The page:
After all this time at the keyboard, I learned that I started out wrong–and I’ve been scrambling ever since. I was just playing around with my first manuscript, no particular goal in mind. I wasn’t looking to become an author, I was just entertaining a friend in Canada who had a life-threatening illness. I didn’t finish the novel until after she died, but I finished.
I had a complete mystery/suspense novel in my hands and absolutely no clue what to do with it.
Back then, I knew just enough about the business to know of a book that contains information on all the publishers in the good ol’ U.S.A. I got it, studied it, and sent my new creation to a publisher I found in it, along with a note that said something along the lines of “This is my newborn child. Isn’t it beautiful? Publish it for me, okay?”
My newborn didn’t even earn the courtesy of a rejection slip. I never heard back.
If you think you see in these few paragraphs what all I did wrong, I’d be willing to bet you’re missing the same things I was.
Here are a few of the things you should do before you write the first word of your novel–or at least as you are writing your novel:
Study genre requirements and choose one, then study it more–study the how-tos of it, study the market for it, study how to market it. Make sure you’re happy with your choice of genres, because to develop your brand, you’ll probably be writing it for a while. Mash-ups are popular these days, but it helps to know the intricacies of the genres involved in the mash. It’s also important to know what your primary genre is, because it’s awkward to explain to an agent or publisher that your new masterpiece is a mystery/romance/thriller/steampunk/adventure/YA/dystopian. Of course, you may not want an agent and publisher, so . . .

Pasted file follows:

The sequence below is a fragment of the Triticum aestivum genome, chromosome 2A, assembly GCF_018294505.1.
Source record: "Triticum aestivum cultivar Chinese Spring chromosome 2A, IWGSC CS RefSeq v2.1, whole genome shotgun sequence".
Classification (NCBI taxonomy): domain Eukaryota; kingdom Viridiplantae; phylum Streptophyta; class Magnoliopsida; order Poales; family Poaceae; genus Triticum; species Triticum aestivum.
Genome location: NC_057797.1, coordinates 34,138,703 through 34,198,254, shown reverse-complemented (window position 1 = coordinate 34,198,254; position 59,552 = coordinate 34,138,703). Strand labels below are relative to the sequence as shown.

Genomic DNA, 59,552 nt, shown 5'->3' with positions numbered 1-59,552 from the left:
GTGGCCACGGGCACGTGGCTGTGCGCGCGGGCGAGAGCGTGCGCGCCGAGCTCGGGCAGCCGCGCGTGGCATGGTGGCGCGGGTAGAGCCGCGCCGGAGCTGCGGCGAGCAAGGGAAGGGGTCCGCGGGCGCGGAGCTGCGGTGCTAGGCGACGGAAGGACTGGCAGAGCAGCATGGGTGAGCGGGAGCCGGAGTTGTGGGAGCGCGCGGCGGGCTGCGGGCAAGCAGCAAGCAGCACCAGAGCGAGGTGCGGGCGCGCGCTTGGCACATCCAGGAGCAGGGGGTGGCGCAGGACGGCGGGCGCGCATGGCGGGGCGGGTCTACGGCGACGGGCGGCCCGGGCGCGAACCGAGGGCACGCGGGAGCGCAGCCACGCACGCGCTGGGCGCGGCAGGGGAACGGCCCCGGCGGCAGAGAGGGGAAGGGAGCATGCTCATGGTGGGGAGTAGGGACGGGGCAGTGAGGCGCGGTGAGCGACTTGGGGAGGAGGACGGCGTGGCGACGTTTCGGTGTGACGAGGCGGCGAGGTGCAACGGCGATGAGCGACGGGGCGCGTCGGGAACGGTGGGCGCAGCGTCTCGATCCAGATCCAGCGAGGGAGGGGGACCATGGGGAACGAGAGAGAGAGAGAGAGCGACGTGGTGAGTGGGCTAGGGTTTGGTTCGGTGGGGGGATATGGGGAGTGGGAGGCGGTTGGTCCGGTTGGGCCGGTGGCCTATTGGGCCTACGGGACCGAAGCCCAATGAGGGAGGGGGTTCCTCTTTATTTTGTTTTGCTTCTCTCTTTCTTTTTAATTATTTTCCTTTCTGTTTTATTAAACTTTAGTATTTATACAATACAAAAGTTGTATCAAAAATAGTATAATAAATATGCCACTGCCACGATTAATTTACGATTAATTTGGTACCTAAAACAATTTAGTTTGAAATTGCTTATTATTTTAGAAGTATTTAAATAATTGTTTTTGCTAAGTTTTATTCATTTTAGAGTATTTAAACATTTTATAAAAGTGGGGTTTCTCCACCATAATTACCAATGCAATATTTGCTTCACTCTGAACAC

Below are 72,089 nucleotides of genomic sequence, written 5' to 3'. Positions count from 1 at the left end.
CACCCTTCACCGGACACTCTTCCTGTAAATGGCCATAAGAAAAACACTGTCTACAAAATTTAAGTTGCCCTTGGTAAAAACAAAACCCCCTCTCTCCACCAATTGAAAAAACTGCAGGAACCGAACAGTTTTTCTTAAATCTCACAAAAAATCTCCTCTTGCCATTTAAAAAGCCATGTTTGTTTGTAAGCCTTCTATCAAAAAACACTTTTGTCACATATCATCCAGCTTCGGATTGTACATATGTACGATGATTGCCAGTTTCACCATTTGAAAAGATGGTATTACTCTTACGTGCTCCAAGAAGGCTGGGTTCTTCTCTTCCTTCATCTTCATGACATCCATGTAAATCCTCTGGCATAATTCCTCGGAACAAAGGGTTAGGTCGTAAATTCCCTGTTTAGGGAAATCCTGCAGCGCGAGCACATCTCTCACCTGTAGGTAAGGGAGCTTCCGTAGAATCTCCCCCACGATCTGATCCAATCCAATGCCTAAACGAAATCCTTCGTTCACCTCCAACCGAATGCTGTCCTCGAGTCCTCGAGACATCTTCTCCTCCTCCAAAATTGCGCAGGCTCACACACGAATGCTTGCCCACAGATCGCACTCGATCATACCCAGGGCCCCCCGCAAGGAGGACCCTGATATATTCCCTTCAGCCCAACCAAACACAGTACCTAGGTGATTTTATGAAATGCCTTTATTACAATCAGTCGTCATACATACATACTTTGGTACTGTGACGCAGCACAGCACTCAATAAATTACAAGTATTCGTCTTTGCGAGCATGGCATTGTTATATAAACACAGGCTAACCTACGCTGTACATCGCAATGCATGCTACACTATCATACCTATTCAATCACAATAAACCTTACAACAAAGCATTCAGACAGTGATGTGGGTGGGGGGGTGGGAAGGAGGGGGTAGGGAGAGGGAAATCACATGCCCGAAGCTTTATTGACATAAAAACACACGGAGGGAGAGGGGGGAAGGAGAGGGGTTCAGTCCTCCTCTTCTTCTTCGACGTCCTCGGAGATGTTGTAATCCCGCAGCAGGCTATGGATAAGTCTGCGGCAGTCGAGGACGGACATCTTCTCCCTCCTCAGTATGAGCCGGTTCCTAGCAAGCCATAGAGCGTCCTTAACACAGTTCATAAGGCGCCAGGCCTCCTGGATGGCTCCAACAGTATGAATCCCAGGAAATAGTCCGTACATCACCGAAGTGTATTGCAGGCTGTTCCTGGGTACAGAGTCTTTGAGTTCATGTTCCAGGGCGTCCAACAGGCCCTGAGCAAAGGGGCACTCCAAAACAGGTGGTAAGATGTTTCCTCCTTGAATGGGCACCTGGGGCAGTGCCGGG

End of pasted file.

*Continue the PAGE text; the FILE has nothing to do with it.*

Decide your goals as a writer–which, perhaps, should be #1, but I like to jump to the good stuff first. I’d rather study writing than any other part of this business, but this is a business, and we have to consider all aspects of it.
One of the aspects is realizing how many options we have as authors these days. We can have an agent or not. We can be traditionally published or independently published. We can be traditionally published with a large house or a small one. Or we can be “hybrid” and do both: traditional and independent (but we must be careful not to violate our contract with the publishing house).
There are pros and cons with every single choice we have:
The biggest “con” with being published by a large, traditional house is that they’re extremely difficult to get into. You have to have an agent, and sometimes it’s no easier to get an agent than it is to get into a large house. You can meet agents and acquisition editors in conferences, but unless you’re determined enough in this business to spend the money to go to a conference, you’re not likely to be so fortunate as to get to avoid the hoop-jumping required to get published by a traditional house.
The biggest “pro” with a traditional house is the possibility of having your books shelved in physical stores. Yes, Virginia, there are still people who buy books in supermarkets, airports, and bookstores.